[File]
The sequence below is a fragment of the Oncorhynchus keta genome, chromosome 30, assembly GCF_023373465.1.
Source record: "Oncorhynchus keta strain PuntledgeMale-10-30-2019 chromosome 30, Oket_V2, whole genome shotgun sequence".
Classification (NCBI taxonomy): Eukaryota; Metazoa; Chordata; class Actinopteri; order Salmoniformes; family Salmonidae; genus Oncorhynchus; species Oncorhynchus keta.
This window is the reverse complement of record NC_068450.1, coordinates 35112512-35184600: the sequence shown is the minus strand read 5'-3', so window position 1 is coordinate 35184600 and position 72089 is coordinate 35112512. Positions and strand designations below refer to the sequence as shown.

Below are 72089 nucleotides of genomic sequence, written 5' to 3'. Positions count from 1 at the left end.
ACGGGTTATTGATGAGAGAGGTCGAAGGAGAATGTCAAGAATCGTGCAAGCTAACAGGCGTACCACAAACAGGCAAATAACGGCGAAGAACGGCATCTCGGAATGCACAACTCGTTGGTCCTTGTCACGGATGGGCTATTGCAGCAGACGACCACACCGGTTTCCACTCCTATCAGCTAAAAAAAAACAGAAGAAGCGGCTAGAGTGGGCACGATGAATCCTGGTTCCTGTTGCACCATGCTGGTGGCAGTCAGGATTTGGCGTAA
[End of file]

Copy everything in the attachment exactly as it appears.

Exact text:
The sequence below is a fragment of the Oncorhynchus keta genome, chromosome 30, assembly GCF_023373465.1.
Source record: "Oncorhynchus keta strain PuntledgeMale-10-30-2019 chromosome 30, Oket_V2, whole genome shotgun sequence".
Classification (NCBI taxonomy): Eukaryota; Metazoa; Chordata; class Actinopteri; order Salmoniformes; family Salmonidae; genus Oncorhynchus; species Oncorhynchus keta.
This window is the reverse complement of record NC_068450.1, coordinates 35112512-35184600: the sequence shown is the minus strand read 5'-3', so window position 1 is coordinate 35184600 and position 72089 is coordinate 35112512. Positions and strand designations below refer to the sequence as shown.

Below are 72089 nucleotides of genomic sequence, written 5' to 3'. Positions count from 1 at the left end.
ACGGGTTATTGATGAGAGAGGTCGAAGGAGAATGTCAAGAATCGTGCAAGCTAACAGGCGTACCACAAACAGGCAAATAACGGCGAAGAACGGCATCTCGGAATGCACAACTCGTTGGTCCTTGTCACGGATGGGCTATTGCAGCAGACGACCACACCGGTTTCCACTCCTATCAGCTAAAAAAAAACAGAAGAAGCGGCTAGAGTGGGCACGATGAATCCTGGTTCCTGTTGCACCATGCTGGTGGCAGTCAGGATTTGGCGTAA